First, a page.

It looks like Nintendo Switch will use friend codes after all

Nintendo's online systems have long lagged behind those of its competitors, and one of the best examples of that is the infamous friend code. Since the days of the Wii, Nintendo has substituted friend codes for more robust account systems, requiring players to enter a twelve-character code in order to add a friend to their friends list. With the arrival of the Switch, many of us were hoping for that to change, but it looks like that won't be the case.

According to Polygon, Nintendo's day-one patch for the Switch – which went live today in anticipation for tomorrow's launch – snuck friend codes back into the online ecosystem at the last moment. The bit of good news here is that friend codes aren't the only way to add other users, but even then, it sounds like it'll be the most frequently used method.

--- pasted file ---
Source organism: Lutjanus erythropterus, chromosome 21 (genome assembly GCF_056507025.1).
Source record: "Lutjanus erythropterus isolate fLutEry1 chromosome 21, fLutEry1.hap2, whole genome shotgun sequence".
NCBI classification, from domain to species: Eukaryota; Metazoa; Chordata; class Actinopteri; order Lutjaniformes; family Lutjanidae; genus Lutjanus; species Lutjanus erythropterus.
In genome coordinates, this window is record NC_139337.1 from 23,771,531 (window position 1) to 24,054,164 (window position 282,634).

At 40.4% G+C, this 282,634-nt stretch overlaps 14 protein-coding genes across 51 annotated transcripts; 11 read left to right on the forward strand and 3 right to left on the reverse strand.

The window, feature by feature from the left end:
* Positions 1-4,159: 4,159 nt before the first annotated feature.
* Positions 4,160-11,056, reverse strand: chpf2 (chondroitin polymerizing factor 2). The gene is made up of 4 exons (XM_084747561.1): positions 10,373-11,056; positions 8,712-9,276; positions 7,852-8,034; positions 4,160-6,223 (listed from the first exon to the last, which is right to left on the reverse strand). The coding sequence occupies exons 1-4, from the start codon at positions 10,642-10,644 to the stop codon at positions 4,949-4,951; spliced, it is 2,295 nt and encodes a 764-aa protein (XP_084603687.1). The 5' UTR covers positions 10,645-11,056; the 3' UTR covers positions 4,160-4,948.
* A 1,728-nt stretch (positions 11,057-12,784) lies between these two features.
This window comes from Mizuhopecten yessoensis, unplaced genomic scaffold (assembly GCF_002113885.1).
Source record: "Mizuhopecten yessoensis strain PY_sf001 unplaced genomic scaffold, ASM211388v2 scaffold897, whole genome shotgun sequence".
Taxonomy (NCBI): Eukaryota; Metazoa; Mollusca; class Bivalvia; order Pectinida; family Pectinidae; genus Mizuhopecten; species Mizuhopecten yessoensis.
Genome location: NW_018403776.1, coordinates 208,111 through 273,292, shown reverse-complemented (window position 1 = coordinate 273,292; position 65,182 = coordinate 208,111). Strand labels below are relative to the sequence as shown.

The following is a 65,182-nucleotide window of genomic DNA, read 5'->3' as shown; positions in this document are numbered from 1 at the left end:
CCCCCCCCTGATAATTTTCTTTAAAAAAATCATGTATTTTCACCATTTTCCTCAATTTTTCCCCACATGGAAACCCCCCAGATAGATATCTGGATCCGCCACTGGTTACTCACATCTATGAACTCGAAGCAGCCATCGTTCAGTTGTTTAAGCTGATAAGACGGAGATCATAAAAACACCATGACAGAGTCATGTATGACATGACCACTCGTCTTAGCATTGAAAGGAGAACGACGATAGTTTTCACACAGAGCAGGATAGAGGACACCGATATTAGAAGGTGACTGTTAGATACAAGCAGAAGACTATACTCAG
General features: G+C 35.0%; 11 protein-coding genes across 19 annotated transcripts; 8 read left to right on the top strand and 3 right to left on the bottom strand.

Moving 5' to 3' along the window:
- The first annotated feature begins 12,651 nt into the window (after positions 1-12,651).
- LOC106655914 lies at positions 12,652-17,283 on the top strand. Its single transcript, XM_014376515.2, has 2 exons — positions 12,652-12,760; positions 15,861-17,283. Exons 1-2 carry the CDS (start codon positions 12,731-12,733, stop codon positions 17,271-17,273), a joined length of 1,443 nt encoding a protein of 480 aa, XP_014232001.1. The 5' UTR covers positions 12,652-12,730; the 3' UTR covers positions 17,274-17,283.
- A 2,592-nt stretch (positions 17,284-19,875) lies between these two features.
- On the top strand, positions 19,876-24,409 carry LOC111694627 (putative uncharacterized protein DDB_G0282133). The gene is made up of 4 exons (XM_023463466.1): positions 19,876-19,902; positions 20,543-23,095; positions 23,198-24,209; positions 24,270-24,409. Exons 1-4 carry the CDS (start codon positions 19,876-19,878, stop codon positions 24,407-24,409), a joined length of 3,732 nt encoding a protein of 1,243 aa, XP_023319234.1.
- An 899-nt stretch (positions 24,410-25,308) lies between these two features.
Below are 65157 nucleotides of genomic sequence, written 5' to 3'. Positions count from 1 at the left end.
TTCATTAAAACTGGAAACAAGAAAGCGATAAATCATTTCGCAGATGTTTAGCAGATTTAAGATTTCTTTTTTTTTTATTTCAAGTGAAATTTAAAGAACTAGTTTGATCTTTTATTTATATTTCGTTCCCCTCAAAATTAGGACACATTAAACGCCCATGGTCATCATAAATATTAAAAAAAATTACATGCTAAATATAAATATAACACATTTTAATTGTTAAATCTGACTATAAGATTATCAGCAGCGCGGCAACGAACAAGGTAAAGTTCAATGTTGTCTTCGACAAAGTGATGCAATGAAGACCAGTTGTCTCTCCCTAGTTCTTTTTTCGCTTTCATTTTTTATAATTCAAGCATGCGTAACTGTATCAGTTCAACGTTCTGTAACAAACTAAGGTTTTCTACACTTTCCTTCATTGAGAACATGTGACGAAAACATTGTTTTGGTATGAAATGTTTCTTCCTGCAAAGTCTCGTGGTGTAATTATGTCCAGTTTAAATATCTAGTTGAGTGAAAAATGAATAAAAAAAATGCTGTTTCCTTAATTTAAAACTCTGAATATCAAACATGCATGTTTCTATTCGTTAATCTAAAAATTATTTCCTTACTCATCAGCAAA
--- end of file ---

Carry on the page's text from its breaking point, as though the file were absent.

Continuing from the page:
Polygon says that players ultimately have four options when it comes to finding and adding friends. You be able to add local players, search through players you've recently played with, enter another person's friend code, or search through sent requests. So, unless the friend you want to add is there with you in person or you were lucky enough to be matched with them in an online game, it sounds like at least one of you will need to enter a friend code.

This is an interesting turn of events, because we were led to believe that the Switch wouldn't use friend codes in any capacity. That's what Nintendo of America chief Reggie Fils-Aime told CNET back in January, at any rate. Something has clearly changed between then and now, so perhaps this is a temporary implementation? With this update switching on the eShop and other online capabilities, it certainly seems like many of these online systems are being finished at the last minute.

Beyond that, it seems that your friends list will be limited to just 300 people. That'll be more than enough for most Switch owners, but it's worth pointing out that it pales in comparison to the number of friends you can have on Xbox Live (1,000) or PSN (2,000). In any case, here's hoping that friend codes aren't here to stay and that Nintendo is just implementing them as a stop-gap measure.

SOURCE: Polygon